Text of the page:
Thomsen’s explanation of ‘language’ as communicative competence is largely a traditional one; however, his points about linguistic cyborgs and the community language economically illustrate the problems with structural coupling when it is brought to bear on experience of communication.
The notions of ‘community language’ or ‘structural coupling’ or the dialogue which takes place in ‘languaging’ open up an interesting debate, and seem to offer an opportunity for cybersemiotics. The critique of the information-processing paradigm in respect of cognition creates a distance between cybersemiotics and those theories of language which might be based on neurology and physiology alone. At the same time, cybersemiotics eschews the equally reductionist formulations of the ‘linguistic turn’, the idea that everything (for humans) is constructed in discourse. Yet, in its embrace of ‘languaging’ it does seem that cybersemiotics at times comes perilously close to reproducing the ‘linguistic turn’ even while it attempts to repel it. Perhaps more so than in the case of Maturana’s ‘languaging’, the problem lies with the fidelity to Wittgenstein’s contentions about “language games”.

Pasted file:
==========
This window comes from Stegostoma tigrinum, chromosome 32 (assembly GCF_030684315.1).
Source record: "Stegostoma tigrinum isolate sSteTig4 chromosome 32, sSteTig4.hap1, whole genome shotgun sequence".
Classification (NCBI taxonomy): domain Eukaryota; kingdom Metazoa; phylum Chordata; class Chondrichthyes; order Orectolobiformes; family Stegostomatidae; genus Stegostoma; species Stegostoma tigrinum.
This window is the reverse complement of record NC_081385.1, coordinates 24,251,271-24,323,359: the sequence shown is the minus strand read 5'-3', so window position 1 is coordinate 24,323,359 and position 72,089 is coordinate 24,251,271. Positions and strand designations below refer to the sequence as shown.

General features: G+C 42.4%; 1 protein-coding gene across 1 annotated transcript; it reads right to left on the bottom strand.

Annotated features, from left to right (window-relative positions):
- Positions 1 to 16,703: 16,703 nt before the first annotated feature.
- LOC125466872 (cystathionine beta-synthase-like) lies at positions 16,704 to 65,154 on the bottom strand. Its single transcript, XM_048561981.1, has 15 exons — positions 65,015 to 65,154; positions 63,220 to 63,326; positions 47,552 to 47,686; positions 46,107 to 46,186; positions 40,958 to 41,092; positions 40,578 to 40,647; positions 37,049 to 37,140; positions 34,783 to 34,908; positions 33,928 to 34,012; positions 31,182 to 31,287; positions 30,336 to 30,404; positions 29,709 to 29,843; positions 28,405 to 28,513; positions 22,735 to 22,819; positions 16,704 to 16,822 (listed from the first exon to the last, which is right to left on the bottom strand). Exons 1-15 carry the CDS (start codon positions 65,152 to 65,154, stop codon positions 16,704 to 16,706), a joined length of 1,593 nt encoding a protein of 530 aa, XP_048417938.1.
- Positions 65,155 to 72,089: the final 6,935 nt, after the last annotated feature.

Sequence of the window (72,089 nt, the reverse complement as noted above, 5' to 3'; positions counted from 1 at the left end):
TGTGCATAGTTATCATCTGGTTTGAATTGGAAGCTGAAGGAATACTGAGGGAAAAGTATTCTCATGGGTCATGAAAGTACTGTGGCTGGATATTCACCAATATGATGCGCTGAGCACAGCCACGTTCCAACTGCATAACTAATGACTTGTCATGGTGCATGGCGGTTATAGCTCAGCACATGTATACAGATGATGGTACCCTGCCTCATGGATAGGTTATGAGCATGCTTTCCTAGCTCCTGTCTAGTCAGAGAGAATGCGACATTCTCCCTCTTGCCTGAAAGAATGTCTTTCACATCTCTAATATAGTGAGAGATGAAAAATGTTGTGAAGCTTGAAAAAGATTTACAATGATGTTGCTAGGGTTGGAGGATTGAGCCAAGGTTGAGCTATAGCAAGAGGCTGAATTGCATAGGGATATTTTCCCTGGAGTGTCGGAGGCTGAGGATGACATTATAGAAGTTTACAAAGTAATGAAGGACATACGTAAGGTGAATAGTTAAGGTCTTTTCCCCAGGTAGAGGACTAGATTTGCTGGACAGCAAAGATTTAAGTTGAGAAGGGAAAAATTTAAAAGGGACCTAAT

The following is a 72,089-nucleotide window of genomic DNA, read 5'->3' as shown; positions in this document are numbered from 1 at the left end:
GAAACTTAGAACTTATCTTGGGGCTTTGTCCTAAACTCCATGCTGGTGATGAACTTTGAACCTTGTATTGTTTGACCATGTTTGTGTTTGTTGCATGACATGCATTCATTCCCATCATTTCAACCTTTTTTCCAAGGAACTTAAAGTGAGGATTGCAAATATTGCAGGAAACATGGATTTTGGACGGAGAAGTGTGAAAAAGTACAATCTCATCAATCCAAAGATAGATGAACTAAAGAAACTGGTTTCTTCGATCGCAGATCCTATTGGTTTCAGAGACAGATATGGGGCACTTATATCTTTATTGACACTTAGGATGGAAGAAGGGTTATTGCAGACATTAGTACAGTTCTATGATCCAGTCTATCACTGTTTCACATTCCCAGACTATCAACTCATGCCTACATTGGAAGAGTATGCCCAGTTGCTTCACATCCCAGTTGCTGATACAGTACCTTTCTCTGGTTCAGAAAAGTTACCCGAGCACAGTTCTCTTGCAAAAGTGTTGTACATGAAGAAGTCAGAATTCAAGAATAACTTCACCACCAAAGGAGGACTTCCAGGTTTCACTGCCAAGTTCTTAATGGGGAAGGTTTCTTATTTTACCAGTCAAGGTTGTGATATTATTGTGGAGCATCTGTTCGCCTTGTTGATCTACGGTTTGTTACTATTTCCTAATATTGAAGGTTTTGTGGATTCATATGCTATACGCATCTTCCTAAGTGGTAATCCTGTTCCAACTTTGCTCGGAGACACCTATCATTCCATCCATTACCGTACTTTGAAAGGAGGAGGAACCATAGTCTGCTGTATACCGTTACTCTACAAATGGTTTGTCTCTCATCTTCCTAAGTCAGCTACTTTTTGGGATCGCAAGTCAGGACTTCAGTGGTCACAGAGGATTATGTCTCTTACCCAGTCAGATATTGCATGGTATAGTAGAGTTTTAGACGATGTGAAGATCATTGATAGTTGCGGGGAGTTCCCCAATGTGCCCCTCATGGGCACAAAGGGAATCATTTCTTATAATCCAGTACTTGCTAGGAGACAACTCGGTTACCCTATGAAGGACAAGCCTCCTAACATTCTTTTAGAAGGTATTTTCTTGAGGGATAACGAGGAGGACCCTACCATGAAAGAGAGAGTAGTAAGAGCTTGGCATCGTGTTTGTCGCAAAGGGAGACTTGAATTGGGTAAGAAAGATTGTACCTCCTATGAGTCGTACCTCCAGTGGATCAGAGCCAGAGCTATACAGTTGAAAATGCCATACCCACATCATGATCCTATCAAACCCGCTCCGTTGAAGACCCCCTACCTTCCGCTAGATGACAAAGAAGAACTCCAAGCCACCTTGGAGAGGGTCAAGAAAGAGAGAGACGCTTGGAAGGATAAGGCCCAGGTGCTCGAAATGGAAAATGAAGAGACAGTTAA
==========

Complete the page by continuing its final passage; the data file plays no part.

In accounting for the sociality of ‘language’, Brier ([5] p. 405) writes
‘Language games’ arise within social contexts where individual minds coordinate their actions with fellow members of their culture. Some of these language games concern our conceptions of nature, as filtered through a common culture and language. But underneath that lies an emotional and instinctual biological sign game of what have become paralinguistic signs that originated in the evolution of the signification processes of living systems.